by Angela Morabito and Addison Pummill
The University of North Carolina’s Board of Trustees voted on June 30 to grant tenure to Nikole Hannah-Jones, author of the “1619 Project,” who will be the Knight Chair in Race and Investigative Journalism.
It is rare for a university to grant tenure to someone who has not climbed the academic ranks through teaching and research. Tenure, which virtually guarantees job security, is usually the result of a multi-year process, not a privilege granted before a professor teaches a single class.
Hannah-Jones’ major journalistic work is the “1619 Project,” which has roots in Critical Race Theory and has been widely criticized by historians and scholars. Chief among their many critiques is that the “1619 Project’s” assertion that the Revolutionary War was fought to preserve slavery, a baseless claim that the New York Times later partially walked back in an editor’s note.
The 9-4 vote, reported by CNN, marks a reversal of the Board’s previous decision not to consider Hannah-Jones for tenure. The vote took place during a 3-hour meeting that was closed to the public, though not without pushback: A video emerged on social media of protesters being kept out of the meeting room.
According to NBC News, on June 25, protesters gathered at the University of North Carolina Chapel Hill campus with signs stating “1619 … 2021. Same Struggle,” and “I can give you 1,619 reasons why Hannah-Jones should be tenured.”
In October 2020, 21 historians sent a letter to the Pulitzer committee asking that it revoke the Pulitzer Prize it had bestowed on the 1619 Project due to the stealth edits the New York Times had made to the work without “public explanation or acknowledgement of its actions.”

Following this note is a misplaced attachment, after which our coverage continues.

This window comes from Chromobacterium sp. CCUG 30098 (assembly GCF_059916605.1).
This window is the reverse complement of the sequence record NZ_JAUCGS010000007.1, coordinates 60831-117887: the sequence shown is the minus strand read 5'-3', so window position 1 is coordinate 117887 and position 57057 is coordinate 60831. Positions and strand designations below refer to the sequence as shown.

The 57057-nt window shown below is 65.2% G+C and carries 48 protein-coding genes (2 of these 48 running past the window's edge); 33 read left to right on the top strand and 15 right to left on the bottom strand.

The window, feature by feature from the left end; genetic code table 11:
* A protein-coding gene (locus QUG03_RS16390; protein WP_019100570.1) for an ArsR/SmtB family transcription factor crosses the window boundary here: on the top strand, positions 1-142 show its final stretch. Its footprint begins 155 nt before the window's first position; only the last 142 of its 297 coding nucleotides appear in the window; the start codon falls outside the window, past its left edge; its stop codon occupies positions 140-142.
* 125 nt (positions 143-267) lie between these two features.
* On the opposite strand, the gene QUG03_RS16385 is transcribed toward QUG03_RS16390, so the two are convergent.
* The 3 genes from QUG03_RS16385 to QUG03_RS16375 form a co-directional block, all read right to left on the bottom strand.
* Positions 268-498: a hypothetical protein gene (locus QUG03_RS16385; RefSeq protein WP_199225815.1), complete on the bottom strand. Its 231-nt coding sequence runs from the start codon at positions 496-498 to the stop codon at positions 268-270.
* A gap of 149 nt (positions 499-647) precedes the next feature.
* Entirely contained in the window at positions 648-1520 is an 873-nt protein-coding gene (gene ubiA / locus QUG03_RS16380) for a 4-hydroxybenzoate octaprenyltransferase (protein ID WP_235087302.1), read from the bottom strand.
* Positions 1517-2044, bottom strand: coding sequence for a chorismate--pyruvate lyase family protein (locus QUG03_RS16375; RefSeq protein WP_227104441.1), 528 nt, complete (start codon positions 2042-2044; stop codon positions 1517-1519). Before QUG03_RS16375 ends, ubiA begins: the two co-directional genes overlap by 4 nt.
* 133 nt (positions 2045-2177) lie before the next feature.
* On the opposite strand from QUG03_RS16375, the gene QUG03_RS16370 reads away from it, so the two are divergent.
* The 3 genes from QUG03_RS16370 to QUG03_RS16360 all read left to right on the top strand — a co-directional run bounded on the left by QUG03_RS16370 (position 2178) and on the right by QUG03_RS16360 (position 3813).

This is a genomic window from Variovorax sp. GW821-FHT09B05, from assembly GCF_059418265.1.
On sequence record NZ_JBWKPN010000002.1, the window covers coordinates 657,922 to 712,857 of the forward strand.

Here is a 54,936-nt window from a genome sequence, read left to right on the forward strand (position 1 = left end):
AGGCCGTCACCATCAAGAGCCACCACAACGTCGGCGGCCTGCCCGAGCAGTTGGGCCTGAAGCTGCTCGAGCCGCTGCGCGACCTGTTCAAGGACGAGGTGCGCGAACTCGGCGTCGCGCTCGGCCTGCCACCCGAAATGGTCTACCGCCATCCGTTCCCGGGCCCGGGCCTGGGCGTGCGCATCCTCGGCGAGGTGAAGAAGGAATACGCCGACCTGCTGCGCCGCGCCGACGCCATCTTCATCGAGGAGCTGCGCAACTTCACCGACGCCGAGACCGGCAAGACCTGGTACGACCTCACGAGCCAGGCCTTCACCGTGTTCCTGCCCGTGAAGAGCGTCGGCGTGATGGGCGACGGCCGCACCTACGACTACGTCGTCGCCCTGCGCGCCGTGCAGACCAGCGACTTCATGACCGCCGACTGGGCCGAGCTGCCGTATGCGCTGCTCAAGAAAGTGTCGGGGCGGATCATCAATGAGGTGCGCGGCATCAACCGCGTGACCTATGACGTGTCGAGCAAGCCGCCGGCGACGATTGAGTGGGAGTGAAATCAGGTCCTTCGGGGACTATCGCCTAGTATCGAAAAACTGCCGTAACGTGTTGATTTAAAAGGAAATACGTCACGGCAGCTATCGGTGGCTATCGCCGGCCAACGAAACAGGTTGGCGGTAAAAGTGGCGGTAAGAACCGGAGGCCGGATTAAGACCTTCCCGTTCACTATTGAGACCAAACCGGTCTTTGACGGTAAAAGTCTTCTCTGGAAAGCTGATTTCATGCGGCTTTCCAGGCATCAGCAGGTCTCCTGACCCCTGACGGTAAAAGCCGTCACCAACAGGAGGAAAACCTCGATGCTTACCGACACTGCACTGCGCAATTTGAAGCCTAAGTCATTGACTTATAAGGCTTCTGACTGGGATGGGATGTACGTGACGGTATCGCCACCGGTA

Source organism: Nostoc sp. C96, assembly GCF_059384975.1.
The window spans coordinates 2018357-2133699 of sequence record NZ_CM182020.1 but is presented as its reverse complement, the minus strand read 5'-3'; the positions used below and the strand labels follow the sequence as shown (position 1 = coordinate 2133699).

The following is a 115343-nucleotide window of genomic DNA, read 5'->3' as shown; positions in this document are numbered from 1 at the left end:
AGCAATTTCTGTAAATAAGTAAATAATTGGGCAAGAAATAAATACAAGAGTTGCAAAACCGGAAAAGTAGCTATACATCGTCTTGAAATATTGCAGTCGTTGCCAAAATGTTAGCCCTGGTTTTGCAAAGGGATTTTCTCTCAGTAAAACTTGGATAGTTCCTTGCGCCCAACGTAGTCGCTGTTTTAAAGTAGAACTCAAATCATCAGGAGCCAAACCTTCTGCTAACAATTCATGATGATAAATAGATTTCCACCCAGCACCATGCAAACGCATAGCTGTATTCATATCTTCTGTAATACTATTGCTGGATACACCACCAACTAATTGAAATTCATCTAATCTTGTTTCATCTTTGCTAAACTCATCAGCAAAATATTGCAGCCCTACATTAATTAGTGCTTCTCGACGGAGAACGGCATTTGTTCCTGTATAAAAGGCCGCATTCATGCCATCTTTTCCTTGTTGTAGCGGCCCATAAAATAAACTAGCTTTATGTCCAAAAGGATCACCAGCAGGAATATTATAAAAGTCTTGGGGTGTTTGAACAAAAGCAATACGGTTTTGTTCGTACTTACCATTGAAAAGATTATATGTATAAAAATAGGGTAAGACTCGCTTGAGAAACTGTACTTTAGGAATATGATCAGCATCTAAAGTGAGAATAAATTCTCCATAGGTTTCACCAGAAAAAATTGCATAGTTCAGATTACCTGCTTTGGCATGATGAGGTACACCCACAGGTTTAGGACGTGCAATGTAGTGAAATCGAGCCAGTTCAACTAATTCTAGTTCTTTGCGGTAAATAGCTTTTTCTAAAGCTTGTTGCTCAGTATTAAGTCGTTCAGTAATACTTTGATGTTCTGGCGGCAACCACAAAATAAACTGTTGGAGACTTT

The scholars wrote that the inaccuracies “were erased or altered with no explanation, and Hannah-Jones then proceeded to claim that she had never said or written what in fact she has said and written repeatedly.”
Despite the known issues with her work, UNC offered Hannah-Jones a five-year contract with an $180,000 annual salary, according to a document obtained by Campus Reform. But on June 21, Hannah-Jones’ lawyer issued a letter to UNC saying that she would not teach there unless she was granted tenure.
Colleges have embraced the “1619 Project” long before this tenure battle began. Hannah-Jones has said herself in now-deleted tweets that it “never pretended to be a history” and that the matching curriculum, also created at the New York Times, was “supplementary and cannot and was never intended to supplant U.S. history curriculum.”
Kevin M. Guskiewicz, the University of North Carolina at Chapel Hill, read a statement at the meeting thanking the trustees for granting Nikole Hannah-Jones tenure.
“Ultimately, I am glad that the matter of tenure for Nikole Hannah-Jones has been resolved. Professor Hannah-Jones will add great value to our University. Our students are eager to learn from her and we are ready to welcome her to the Carolina faculty this fall,” Guskiewicz said.
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Angela Morabito is a Higher Education Fellow and Spokeswoman for Campus Reform. She is the former Press Secretary for the U.S. Department of Education, where she went head-to-head with the Left, the media, and the teachers’ unions on behalf of the Trump administration and former Education Secretary Betsy DeVos. Addison Pummill is a Campus Reform correspondent and previous Leadership Institute intern exposing liberal bias on college campuses. Addison is a junior at the University of Arkansas, majoring in Computer Information Systems and Accounting. She is involved in Young Republicans, Kappa Delta, and local campaigns.
Photo “Nikole Hannah-Jones” by Associação Brasileira de Jornalismo Investigativo CC 2.0.